Faulkner’s Approach + Modern-Day Approach = A Modern-Day Faulkner-Like Approach

Okay, I just made that up, but you get the idea.  (Or rather, I hope you will by the time I’m through!)

Like Faulkner, I prefer to distinguish between three different levels of thought processes.  I may not use them all in one paragraph, but I certainly like to use all three throughout an entire story.  (I should point out that this is for a third-person POV, as is my preferred perspective.)  Though, here’s how I go about about showing them:

  1. (external) as direct speech, indicated by “quotation marks”: After he left the room, Lara said to herself, “I hate it when he does that.”
  2. (internal) unspoken, though deliberately voiced in the character’s mind; indicated by italics: Lara balled her fists and squinted at him.  You just try that again.
  3. (internal) as part of the character’s deep, unconscious inner workings, voiced instead by the narrator without quotation marks or italics: His wounded pride was the last thing on Lara’s mind.

#1 is straightforward and easy to identify; it’s useful when the character wants her thoughts to be heard.  #2 can be used in a sneaky fashion, to show thoughts that a character may or may not feel comfortable or see need to voice out loud, or perhaps if they are in a situation where they can’t say something out loud (say, if they’re underwater).  And #3 is nice when you want to get a point across in a situation where it may not necessarily make sense to have your character say or think something directly–like perhaps at a point where a character is overwhelmed with too many thoughts and emotions to precisely communicate anything at all; instead, the author can then step in and choose what to show through narration.

I’m sure there are many other reasons to use any of these methods; these are just a few.

One reason why I like to use all three in the same story is that it simply mixes things up.  You’re not limited to any one method; you use what you feel is necessary when you feel it is necessary.  It also allows you to play with subtext and context or sometimes say more with less–say one thing while meaning another (without having to lay it all out for the reader in a self-evident way)…that kind of thing.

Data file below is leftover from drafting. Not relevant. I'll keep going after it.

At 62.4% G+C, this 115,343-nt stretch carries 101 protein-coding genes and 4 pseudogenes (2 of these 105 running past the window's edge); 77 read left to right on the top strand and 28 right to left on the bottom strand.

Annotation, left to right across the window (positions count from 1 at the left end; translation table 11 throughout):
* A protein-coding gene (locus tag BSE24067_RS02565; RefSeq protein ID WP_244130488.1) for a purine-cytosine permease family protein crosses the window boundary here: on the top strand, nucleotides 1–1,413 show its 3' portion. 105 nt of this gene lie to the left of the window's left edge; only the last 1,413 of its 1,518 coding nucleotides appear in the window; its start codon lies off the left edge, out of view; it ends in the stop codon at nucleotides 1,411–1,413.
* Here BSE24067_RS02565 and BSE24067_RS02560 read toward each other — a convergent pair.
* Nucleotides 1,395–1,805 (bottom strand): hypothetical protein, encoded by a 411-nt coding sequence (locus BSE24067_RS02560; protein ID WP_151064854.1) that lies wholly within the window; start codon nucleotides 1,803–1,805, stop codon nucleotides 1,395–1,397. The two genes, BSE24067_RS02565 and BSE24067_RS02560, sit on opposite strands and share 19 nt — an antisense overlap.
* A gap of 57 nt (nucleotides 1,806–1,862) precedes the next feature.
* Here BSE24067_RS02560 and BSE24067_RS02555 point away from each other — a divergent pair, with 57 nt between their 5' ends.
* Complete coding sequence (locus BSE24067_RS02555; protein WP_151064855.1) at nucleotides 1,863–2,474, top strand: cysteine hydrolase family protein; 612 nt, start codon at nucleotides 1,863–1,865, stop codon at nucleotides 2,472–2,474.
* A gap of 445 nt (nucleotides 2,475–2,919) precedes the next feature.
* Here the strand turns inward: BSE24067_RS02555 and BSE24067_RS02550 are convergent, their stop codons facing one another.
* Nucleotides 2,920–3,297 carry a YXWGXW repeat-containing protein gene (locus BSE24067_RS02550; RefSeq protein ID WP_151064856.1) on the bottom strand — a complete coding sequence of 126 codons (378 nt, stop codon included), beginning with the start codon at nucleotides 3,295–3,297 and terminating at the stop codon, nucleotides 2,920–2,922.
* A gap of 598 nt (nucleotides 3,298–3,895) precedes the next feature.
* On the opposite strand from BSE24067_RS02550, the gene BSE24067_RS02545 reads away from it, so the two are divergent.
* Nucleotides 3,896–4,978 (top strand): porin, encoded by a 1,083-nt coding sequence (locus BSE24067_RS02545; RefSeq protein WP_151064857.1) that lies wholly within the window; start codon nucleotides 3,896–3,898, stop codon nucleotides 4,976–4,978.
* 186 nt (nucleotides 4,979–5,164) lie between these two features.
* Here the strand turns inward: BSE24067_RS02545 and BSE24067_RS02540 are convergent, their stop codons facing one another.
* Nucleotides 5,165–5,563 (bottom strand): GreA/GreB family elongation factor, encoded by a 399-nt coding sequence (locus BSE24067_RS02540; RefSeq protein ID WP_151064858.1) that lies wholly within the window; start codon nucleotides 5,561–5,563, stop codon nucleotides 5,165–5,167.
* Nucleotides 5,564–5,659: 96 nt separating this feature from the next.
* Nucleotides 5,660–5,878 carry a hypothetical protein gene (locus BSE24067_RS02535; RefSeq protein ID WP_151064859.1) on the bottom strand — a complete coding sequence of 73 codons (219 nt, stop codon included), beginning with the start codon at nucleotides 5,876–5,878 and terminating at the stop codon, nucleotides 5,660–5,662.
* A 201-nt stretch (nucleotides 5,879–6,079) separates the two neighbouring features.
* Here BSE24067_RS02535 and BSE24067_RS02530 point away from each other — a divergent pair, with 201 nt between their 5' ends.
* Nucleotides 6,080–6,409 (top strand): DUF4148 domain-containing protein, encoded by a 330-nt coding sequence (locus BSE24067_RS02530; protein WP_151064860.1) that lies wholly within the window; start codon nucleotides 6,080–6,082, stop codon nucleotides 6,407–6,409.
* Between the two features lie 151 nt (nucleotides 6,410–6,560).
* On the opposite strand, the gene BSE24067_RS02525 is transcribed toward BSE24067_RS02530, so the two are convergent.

As the Suite101 article mentioned, though, publishers may have specific guidelines as to how they want things done.  Not that I have any clue as to what those guidelines are….

So what method(s) do you tend to use for showing character thoughts?

Do you tend to use just one, or do you have several?  Also, do have any idea what most publishers would find acceptable these days?

Conscious Writing, Channeling & The Magic of Editing

22 Jun

I know that some people hate the process of editing, but as for me…

I’m liking it!

It isn’t easy, though.  Nope, nope.  In any case, I think it’s teaching me different ways to approach writing.

“Channeling” vs. “Conscious Writing”

As I’m going through rewrites now I feel I can write more consciously than I could in earlier drafts.  Because I’ve been through so many ideas and different ways of presenting them on the page that this time around I know exactly what I need and want to say; now I just have to decide how I want to say these things before I put it on the page rather than trying to channel the muse, putting down whatever happens to come to me and sorting it out later.  I couldn’t always do that on the earlier draft (…or, for that matter, earlier draftsss).